Jewish World Review Feb. 13, 2001 / 20 Shevat, 5761
Frank J. Gaffney, Jr.
Dubya's Marshall Plan
THE Bush-Cheney Administration made a lot of its supporters very
nervous last week when it signaled that there would be no immediate increase
in defense spending -- and perhaps none for the rest of Fiscal Year 2001.
After all, study after study has shown that the armed forces have been
seriously underfunded and overutilized for the past decade and Mr. Bush had
made a point during the campaign of pledging to fix what is known to ail the
By week's end, however, the Administration was putting out the word
that the promised "help" for the men and women in uniform was on the way,
after all. The new team clarified that it would not only be seeking
additional sums for pay, housing and reenlistment incentives in next year's
budget. It would also be willing to seek additional funding in the course
of this fiscal year -- if warranted by a fresh review of strategy and force
structure that was ordered by Mr. Bush and expected to catalyze a wholesale
transformation of the Defense Department.
Fortunately, the task of completing such a sweeping, yet expeditious
review has been given to a man who has trained for most of the past fifty
years for just this moment: Andrew Marshall, the Pentagon's legendary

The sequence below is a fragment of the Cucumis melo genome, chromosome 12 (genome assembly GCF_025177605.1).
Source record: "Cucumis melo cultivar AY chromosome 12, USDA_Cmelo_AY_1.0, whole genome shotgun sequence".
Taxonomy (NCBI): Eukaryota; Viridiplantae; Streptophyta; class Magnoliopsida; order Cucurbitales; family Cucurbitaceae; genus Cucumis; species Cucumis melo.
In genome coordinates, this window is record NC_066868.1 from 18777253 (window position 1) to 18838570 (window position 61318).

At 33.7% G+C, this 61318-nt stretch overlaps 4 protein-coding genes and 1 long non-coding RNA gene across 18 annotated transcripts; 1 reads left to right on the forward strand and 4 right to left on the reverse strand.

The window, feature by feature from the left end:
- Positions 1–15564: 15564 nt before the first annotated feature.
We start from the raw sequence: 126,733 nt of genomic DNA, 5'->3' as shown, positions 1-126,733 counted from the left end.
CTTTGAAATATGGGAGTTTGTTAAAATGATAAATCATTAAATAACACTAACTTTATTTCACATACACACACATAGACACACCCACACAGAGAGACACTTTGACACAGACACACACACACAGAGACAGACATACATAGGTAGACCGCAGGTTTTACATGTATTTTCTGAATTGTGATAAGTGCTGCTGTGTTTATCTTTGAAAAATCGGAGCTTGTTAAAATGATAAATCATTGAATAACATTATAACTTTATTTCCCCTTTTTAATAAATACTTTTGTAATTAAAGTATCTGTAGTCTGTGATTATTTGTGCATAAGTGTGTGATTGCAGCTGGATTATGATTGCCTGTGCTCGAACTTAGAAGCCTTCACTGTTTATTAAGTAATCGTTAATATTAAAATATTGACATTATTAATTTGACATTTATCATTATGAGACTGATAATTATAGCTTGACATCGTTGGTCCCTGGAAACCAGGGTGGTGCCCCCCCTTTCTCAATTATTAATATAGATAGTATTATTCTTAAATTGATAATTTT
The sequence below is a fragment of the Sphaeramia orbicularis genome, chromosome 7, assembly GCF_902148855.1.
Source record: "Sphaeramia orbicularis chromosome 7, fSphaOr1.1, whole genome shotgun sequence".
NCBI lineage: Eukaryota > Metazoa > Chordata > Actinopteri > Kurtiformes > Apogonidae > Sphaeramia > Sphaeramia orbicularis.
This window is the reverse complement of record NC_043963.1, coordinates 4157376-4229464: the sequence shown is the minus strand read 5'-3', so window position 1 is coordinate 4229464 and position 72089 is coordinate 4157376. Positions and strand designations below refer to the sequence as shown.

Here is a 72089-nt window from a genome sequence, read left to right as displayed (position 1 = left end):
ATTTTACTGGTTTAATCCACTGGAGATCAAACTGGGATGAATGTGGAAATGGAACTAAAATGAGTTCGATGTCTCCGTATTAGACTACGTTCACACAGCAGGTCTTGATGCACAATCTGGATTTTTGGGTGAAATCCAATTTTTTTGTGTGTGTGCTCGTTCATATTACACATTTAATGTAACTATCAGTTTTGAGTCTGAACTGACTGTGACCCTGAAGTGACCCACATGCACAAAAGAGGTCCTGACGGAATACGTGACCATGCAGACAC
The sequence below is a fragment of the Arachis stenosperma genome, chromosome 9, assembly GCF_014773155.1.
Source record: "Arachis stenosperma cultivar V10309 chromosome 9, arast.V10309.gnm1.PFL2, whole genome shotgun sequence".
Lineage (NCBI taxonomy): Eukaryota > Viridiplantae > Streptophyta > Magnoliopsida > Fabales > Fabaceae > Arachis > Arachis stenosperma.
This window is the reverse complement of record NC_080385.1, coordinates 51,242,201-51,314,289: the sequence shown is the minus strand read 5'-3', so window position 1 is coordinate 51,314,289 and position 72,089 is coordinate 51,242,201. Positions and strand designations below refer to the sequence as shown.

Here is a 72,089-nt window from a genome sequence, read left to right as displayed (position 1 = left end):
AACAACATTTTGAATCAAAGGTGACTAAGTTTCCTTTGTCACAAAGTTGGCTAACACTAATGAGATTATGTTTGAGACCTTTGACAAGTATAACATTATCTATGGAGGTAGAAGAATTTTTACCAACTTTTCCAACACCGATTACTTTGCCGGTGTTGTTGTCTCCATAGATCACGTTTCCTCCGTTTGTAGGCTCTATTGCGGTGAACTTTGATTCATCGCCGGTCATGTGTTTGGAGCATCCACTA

Director of Net Assessment.
Dr. Marshall is one of the unsung heroes of the Cold War. Since he
joined the Defense Department in the mid-1970s, and during his prior service
at the Rand Corporation, he has been the principal patron of
"outside-of-the-box" thinking within the U.S. national security community.
He has consistently challenged the conventional wisdom, often recognizing
before the rest of the military establishment the declining utility of
existing weapon systems and the need to develop and field new capabilities
suited to a changing world.
Working almost entirely outside of public view, Andy Marshall has
spawned not only creative ideas; he has been a mentor to a generation of
first-rate strategic thinkers and sponsored some of the best security policy
research at the Nation's academic institutions. While the worst of the
many Secretaries of Defense under whom he has served have ignored him and,
in one case at least, tried to get rid of him by banishing him from the
Pentagon, the best -- including the only man to hold the position twice,
Donald Rumsfeld -- have prized and benefited greatly from his counsel.
Now, the Nation as a whole stands to be the beneficiary of Dr.
Marshall's wisdom and unsurpassed corporate memory. These are among the
points we must hope his strategic review will underscore:
All these steps, to say nothing of the research and development and
procurement costs associated with the next generation of military hardware
simply cannot be paid for within existing budget limitations. What is more,
the increased funding needs to start right away. It will fall to Andy
Marshall to help the new Bush-Cheney team and the Nation appreciate these
facts of life.
The threat from China: Few senior officials have better understood
and done more to document the determination of the People's Republic of